3. Establish a waste-recycling plant at the border town of Busia to increase the efficiency of separation of waste and number of useful products that can be sold or exported.
4. Establish a fully-functional foundation whose services can be outsourced to other counties within Kenya and abroad to spread the concept and increase wilderness and tourism.
5. Establish a proper working framework and partnerships through which the organization can obtain human, financial, legal, and community support.

 

How can others help you accomplish these goals?
To successfully achieve the desired goals and objectives, we require adequate skilled and experience human resources, finances, and community good will. For example, we need to convince rural farmers who put all their tracts of land on agricultural activities to spare at least 2% of it to trees or integrate forestry in their farming ventures. Besides, funds are needed to facilitate garbage collection and separation, movement from one place to another, coordination, and acquisition of required office space and facilities. Currently, the project is funded by Safaricom Limited, the leading telecommunication network provider in Kenya. However, the funds are not sufficient to achieve all the objectives as the contract is only to cover the environmental education bit of the project.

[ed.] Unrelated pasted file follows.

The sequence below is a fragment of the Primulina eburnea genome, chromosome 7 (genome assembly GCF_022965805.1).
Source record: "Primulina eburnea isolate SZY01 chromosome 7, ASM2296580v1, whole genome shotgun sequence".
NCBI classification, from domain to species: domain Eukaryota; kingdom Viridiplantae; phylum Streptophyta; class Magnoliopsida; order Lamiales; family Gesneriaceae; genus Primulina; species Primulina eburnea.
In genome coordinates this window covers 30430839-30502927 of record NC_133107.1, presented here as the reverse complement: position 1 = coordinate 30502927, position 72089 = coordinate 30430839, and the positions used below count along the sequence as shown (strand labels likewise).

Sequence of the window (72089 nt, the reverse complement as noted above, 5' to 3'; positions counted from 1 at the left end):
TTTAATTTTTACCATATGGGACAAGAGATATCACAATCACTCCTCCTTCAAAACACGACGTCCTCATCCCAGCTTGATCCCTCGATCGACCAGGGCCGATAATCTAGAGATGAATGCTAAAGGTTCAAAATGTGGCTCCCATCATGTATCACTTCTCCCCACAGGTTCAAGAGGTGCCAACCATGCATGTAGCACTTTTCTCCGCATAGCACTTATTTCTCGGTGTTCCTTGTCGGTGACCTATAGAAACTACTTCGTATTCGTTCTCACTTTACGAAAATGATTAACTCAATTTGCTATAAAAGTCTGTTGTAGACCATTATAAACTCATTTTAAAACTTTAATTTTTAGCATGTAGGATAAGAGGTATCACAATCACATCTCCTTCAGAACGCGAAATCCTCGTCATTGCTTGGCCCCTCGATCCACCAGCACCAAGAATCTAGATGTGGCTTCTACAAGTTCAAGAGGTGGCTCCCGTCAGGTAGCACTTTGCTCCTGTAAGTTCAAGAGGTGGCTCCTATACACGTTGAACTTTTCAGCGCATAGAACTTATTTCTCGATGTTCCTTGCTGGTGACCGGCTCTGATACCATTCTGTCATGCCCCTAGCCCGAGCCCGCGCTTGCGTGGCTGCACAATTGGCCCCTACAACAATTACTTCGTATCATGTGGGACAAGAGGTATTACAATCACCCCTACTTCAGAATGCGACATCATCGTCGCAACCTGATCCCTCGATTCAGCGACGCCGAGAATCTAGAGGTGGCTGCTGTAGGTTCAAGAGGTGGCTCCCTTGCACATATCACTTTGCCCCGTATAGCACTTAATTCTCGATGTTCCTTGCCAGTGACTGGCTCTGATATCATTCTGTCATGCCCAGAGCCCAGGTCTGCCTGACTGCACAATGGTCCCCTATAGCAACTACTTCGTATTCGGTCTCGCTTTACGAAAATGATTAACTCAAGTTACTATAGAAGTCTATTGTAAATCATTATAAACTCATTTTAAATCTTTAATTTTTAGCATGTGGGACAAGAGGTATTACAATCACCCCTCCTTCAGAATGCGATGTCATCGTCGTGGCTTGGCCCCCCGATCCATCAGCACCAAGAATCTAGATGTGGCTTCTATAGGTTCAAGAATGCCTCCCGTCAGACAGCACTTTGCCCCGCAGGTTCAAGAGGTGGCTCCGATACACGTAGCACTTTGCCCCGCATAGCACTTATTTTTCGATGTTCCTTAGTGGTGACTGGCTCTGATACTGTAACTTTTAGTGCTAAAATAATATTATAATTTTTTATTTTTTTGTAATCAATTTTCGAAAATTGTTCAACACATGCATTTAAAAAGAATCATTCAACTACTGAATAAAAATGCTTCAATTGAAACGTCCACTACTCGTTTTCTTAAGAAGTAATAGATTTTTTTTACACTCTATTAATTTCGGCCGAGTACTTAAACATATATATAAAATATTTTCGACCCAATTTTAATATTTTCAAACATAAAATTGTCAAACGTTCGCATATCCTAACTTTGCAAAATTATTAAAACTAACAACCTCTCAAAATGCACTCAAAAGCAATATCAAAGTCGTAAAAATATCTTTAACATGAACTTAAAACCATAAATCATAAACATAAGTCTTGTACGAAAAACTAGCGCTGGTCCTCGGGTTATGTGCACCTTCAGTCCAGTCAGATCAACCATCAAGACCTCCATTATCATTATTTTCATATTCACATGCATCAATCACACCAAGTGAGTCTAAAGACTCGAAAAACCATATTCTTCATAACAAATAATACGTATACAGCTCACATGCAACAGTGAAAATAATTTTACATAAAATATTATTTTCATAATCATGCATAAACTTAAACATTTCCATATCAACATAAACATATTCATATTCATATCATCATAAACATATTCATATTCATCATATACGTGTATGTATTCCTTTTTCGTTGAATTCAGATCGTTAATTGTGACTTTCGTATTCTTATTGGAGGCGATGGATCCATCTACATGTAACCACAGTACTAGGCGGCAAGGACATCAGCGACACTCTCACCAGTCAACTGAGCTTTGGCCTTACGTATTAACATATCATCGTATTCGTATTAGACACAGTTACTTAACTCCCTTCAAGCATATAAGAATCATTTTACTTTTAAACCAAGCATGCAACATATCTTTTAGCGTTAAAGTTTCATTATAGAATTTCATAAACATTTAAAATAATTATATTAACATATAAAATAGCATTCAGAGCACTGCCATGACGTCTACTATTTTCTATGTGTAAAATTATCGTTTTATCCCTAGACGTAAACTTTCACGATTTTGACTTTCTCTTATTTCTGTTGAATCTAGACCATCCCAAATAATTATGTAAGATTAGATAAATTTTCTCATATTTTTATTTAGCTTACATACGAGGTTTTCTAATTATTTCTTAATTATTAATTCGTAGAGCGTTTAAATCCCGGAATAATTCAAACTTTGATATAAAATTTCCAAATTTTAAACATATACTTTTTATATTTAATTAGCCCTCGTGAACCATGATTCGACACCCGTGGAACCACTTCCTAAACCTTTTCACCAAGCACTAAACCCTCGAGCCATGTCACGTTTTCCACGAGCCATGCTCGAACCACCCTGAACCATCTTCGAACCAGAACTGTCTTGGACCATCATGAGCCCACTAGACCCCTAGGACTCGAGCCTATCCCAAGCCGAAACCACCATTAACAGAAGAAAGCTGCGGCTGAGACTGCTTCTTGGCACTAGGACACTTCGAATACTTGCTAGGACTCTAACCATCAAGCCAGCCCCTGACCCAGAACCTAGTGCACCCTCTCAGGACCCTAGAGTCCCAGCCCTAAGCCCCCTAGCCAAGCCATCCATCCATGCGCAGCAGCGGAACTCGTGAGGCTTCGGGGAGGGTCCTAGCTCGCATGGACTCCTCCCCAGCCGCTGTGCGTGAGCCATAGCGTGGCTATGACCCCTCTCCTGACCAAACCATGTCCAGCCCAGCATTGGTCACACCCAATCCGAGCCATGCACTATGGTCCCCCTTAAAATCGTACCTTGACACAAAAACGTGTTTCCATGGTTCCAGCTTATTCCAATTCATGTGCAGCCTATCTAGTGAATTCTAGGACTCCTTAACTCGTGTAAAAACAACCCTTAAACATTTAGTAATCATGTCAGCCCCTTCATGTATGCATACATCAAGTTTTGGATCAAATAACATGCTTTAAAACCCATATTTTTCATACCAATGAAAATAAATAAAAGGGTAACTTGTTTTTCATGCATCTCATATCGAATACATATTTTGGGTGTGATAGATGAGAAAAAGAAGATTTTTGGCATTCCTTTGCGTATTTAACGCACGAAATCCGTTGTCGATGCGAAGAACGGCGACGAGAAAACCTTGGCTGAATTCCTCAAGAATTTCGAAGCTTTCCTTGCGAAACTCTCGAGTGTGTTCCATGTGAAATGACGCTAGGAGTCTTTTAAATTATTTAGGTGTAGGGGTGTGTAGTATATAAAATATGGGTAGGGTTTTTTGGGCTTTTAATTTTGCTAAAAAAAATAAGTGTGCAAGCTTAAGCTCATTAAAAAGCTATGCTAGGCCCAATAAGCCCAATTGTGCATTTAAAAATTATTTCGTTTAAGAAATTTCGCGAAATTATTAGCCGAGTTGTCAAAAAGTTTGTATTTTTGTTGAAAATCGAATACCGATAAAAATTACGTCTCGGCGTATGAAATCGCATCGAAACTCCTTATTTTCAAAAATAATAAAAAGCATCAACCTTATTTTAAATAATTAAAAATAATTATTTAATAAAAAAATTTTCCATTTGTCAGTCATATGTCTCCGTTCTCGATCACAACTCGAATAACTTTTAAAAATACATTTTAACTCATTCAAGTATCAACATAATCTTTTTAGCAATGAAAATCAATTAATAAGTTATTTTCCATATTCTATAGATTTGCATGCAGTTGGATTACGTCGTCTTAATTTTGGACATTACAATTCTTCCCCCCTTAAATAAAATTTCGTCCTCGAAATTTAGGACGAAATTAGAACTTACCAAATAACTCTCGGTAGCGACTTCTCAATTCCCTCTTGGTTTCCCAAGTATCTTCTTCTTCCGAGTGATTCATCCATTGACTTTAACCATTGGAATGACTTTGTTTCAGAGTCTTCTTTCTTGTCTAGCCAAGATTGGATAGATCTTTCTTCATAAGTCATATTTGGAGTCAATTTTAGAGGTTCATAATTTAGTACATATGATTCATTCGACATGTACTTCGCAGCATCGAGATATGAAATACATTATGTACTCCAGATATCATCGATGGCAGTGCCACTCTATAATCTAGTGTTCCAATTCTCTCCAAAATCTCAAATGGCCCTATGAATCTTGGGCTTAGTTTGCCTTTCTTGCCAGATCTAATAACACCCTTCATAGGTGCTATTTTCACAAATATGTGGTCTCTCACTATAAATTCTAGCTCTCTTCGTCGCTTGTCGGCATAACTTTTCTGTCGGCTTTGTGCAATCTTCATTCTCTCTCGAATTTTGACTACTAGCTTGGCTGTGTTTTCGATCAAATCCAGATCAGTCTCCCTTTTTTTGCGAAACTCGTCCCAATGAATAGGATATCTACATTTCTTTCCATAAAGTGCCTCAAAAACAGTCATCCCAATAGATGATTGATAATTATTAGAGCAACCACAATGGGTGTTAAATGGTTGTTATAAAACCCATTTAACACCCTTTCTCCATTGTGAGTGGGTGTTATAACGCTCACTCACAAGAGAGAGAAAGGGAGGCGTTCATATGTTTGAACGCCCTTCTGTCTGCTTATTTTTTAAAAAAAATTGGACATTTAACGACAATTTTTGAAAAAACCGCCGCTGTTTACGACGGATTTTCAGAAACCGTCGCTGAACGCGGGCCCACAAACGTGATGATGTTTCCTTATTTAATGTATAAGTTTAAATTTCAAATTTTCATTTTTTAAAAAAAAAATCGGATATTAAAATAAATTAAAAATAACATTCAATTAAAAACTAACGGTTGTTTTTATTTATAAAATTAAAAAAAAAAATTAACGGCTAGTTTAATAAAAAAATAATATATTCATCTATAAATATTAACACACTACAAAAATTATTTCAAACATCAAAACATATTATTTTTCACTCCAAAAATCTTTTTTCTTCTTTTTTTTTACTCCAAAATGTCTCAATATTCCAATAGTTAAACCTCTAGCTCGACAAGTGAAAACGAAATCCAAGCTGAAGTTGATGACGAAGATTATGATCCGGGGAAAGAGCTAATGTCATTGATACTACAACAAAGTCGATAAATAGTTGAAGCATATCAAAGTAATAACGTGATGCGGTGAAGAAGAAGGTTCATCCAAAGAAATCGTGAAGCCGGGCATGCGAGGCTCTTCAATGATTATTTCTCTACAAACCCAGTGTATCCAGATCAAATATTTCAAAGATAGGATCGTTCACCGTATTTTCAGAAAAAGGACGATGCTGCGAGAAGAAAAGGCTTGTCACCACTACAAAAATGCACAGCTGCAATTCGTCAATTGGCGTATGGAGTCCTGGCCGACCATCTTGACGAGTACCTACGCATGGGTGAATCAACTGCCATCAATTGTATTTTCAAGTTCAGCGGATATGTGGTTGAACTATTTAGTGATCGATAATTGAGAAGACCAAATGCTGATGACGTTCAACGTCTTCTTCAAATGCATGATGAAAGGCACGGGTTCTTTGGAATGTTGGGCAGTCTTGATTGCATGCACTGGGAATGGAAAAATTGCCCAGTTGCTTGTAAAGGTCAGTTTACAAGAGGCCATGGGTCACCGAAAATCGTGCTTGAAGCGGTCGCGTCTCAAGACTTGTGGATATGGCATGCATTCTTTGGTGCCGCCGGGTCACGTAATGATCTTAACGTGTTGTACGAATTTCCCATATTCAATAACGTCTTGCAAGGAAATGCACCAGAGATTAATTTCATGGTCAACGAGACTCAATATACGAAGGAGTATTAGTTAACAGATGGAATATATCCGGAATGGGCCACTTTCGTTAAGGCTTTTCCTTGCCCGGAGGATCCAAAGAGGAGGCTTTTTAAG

How can the public get involved with your project/work?
The community is the most integral pillar of this project. Everything from consultation to implementation and success of the project is solely dependent on the good will of the people we work with. Luckily, we have so far received the best support from the people of Lelekwe village where we have worked since January 2016.

For example, some farmers have collected natural tree seedlings and, through our help, planted in sections of their lands. In some sections, water catchments such as along Lelekwe river have been left to remain natural for conservation of the river on which most villagers depend. This river is also home to vervet and sykes monkeys, fish, and has reeds that host an abundant variety of bird species. For these reasons, we engage the public at every stage of our project. Some of our visitors to this villagers have been impressed on the progress we are making.

 

What have been some successes you have had?
This project made me personally recognized as the environmentalist of the year 2015 under the Environment 254 Awards. Besides, the concept secured financial support last year from Safaricom Limited to cover its environment education objective.